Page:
lawfully

  • 02:58:34 am on October 19, 2005 | 0

    According to Nicholas Carr, quoted by The Register,

    n encyclopedia can’t just have a small percentage of good entries and be considered a success. I would argue, in fact, that the overall quality of an encyclopedia is best judged by its weakest entries rather than its best. What’s the worth of an unreliable reference work?

    You’ve got a point here! The criticism is wrapped up like this by The Register:

    So right now, the project appears ill-equipped to respond to the new challenge. Its philosophical approach deters subjective judgements about quality, and its political mindset deters outside experts from helping.

    And, what does wikipedia have to tell about it, and the refutation thereon?

    Traditionally, Wikipedia supporters have responded to criticism in one of several ways. The commonest is: If you don’t like an entry, you can fix it yourself. Which is rather like going to a restaurant for a date, being served terrible food, and then being told by the waiter where to find the kitchen. But you didn’t come out to cook a meal – you could have done that at home! No matter, roll up your sleeves.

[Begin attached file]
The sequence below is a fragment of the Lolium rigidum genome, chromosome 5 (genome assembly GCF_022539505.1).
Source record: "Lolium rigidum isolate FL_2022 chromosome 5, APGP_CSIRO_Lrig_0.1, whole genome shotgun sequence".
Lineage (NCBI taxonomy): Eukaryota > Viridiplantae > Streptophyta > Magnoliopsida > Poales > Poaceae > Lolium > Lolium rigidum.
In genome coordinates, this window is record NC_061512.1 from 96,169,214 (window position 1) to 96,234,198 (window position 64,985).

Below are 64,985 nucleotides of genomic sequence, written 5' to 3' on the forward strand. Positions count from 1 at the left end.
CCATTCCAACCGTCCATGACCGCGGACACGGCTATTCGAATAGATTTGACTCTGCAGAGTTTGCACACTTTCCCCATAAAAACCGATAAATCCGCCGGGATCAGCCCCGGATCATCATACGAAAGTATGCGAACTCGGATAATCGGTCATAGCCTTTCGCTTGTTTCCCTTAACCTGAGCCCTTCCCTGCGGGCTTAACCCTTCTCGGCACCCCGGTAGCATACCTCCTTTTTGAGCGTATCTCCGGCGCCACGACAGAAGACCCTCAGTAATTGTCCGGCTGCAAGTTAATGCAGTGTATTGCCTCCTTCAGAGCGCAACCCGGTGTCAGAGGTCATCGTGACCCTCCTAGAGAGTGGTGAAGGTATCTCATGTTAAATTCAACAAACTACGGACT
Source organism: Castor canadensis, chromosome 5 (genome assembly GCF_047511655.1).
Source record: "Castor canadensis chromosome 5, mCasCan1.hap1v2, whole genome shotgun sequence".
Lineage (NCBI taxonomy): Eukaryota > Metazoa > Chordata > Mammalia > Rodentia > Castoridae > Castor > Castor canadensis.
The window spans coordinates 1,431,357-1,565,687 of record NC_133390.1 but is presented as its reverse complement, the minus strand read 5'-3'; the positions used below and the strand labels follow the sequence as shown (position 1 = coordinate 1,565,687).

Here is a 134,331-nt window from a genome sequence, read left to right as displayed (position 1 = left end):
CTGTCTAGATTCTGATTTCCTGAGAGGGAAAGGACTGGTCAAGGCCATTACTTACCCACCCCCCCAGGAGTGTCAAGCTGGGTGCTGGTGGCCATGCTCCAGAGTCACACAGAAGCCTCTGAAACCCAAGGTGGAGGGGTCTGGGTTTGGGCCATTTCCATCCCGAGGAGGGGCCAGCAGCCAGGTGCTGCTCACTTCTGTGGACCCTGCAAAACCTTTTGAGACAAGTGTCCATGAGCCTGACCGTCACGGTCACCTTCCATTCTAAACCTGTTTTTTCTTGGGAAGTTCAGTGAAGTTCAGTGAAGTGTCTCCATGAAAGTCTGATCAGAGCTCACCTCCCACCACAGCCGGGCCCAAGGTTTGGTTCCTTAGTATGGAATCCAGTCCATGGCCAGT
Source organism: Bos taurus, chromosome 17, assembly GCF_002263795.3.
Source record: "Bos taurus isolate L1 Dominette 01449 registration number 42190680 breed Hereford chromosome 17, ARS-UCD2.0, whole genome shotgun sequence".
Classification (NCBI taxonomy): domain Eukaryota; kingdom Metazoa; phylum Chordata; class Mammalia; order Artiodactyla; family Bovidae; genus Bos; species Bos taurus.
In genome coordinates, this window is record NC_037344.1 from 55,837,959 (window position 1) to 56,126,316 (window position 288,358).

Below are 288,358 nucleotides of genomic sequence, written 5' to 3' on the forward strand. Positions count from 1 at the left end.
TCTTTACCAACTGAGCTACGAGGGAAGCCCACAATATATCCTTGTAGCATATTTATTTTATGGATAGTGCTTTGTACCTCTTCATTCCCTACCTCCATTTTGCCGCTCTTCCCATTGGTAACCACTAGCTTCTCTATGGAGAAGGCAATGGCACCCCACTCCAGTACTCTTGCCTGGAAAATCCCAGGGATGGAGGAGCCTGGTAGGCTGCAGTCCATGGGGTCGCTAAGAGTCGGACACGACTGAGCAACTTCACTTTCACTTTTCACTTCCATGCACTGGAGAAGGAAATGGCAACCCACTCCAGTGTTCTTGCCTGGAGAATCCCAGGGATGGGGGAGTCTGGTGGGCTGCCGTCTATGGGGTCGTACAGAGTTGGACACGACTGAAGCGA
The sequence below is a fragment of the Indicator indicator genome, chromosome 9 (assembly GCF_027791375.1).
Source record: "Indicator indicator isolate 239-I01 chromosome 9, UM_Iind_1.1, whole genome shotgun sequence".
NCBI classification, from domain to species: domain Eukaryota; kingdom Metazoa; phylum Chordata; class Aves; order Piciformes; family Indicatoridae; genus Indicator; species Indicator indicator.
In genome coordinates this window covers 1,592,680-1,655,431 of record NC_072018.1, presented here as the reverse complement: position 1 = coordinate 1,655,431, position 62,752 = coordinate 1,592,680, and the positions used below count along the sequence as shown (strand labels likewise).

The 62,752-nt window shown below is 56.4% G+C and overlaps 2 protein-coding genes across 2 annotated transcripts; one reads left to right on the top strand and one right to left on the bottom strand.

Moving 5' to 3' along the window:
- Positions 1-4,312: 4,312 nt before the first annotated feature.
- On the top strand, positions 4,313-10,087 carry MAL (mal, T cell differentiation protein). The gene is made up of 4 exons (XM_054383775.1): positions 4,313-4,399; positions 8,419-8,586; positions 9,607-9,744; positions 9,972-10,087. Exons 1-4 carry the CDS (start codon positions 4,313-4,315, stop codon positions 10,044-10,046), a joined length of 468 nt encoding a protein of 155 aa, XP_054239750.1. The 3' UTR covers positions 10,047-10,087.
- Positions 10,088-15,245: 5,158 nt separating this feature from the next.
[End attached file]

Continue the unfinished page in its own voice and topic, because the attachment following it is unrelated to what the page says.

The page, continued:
As a second line of defense, Wikipedians point to flaws in the existing dead tree encyclopedias, as if the handful of errors in Britannica cancels out the many errors, hopeless apologies for entries, and tortured prose, of Wikipedia itself.
    Thirdly, and here you can see that the defense is beginning to run out of steam, one’s attention is drawn to process issues: such as the speed with which errors are fixed, or the fact that looking up a Wikipedia is faster than using an alternative. This line of argument is even weaker than the first: it’s like going to a restaurant for a date – and being pelted with rotten food, thrown at you at high velocity by the waiters.

    See also:

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